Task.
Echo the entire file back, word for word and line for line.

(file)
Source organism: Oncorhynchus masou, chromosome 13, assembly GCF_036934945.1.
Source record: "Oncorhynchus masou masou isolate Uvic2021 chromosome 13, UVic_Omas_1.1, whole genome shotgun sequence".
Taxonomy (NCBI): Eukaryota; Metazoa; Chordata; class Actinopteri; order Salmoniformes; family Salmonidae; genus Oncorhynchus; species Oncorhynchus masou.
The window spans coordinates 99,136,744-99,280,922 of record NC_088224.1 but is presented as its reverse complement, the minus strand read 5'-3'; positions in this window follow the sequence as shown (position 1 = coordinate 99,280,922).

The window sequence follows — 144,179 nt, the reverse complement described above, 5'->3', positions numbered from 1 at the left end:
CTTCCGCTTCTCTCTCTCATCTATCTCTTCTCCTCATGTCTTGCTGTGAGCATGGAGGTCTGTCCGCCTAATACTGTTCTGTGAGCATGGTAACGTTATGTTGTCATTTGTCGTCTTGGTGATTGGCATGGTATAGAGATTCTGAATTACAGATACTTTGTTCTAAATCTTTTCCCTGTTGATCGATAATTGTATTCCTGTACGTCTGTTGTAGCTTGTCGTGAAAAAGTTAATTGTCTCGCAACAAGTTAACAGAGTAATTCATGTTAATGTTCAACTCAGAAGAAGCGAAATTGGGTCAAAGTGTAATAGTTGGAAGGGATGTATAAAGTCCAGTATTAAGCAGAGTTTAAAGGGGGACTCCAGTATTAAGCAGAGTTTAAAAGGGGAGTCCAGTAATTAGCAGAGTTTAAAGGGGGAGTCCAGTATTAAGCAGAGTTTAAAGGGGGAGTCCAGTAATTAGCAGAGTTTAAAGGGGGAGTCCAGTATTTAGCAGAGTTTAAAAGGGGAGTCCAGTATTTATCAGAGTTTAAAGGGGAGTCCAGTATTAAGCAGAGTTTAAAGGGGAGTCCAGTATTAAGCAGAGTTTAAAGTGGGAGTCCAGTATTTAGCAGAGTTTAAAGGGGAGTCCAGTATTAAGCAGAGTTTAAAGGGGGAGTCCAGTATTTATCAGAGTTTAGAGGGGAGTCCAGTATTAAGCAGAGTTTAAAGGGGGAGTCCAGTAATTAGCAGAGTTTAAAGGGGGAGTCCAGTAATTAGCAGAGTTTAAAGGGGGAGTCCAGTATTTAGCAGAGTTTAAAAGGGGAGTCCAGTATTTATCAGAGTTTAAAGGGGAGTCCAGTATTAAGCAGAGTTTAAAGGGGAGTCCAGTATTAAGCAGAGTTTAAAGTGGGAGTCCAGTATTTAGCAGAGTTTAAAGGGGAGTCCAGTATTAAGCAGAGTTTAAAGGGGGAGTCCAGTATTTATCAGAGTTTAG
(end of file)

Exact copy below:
Source organism: Oncorhynchus masou, chromosome 13, assembly GCF_036934945.1.
Source record: "Oncorhynchus masou masou isolate Uvic2021 chromosome 13, UVic_Omas_1.1, whole genome shotgun sequence".
Taxonomy (NCBI): Eukaryota; Metazoa; Chordata; class Actinopteri; order Salmoniformes; family Salmonidae; genus Oncorhynchus; species Oncorhynchus masou.
The window spans coordinates 99,136,744-99,280,922 of record NC_088224.1 but is presented as its reverse complement, the minus strand read 5'-3'; positions in this window follow the sequence as shown (position 1 = coordinate 99,280,922).

The window sequence follows — 144,179 nt, the reverse complement described above, 5'->3', positions numbered from 1 at the left end:
CTTCCGCTTCTCTCTCTCATCTATCTCTTCTCCTCATGTCTTGCTGTGAGCATGGAGGTCTGTCCGCCTAATACTGTTCTGTGAGCATGGTAACGTTATGTTGTCATTTGTCGTCTTGGTGATTGGCATGGTATAGAGATTCTGAATTACAGATACTTTGTTCTAAATCTTTTCCCTGTTGATCGATAATTGTATTCCTGTACGTCTGTTGTAGCTTGTCGTGAAAAAGTTAATTGTCTCGCAACAAGTTAACAGAGTAATTCATGTTAATGTTCAACTCAGAAGAAGCGAAATTGGGTCAAAGTGTAATAGTTGGAAGGGATGTATAAAGTCCAGTATTAAGCAGAGTTTAAAGGGGGACTCCAGTATTAAGCAGAGTTTAAAAGGGGAGTCCAGTAATTAGCAGAGTTTAAAGGGGGAGTCCAGTATTAAGCAGAGTTTAAAGGGGGAGTCCAGTAATTAGCAGAGTTTAAAGGGGGAGTCCAGTATTTAGCAGAGTTTAAAAGGGGAGTCCAGTATTTATCAGAGTTTAAAGGGGAGTCCAGTATTAAGCAGAGTTTAAAGGGGAGTCCAGTATTAAGCAGAGTTTAAAGTGGGAGTCCAGTATTTAGCAGAGTTTAAAGGGGAGTCCAGTATTAAGCAGAGTTTAAAGGGGGAGTCCAGTATTTATCAGAGTTTAGAGGGGAGTCCAGTATTAAGCAGAGTTTAAAGGGGGAGTCCAGTAATTAGCAGAGTTTAAAGGGGGAGTCCAGTAATTAGCAGAGTTTAAAGGGGGAGTCCAGTATTTAGCAGAGTTTAAAAGGGGAGTCCAGTATTTATCAGAGTTTAAAGGGGAGTCCAGTATTAAGCAGAGTTTAAAGGGGAGTCCAGTATTAAGCAGAGTTTAAAGTGGGAGTCCAGTATTTAGCAGAGTTTAAAGGGGAGTCCAGTATTAAGCAGAGTTTAAAGGGGGAGTCCAGTATTTATCAGAGTTTAG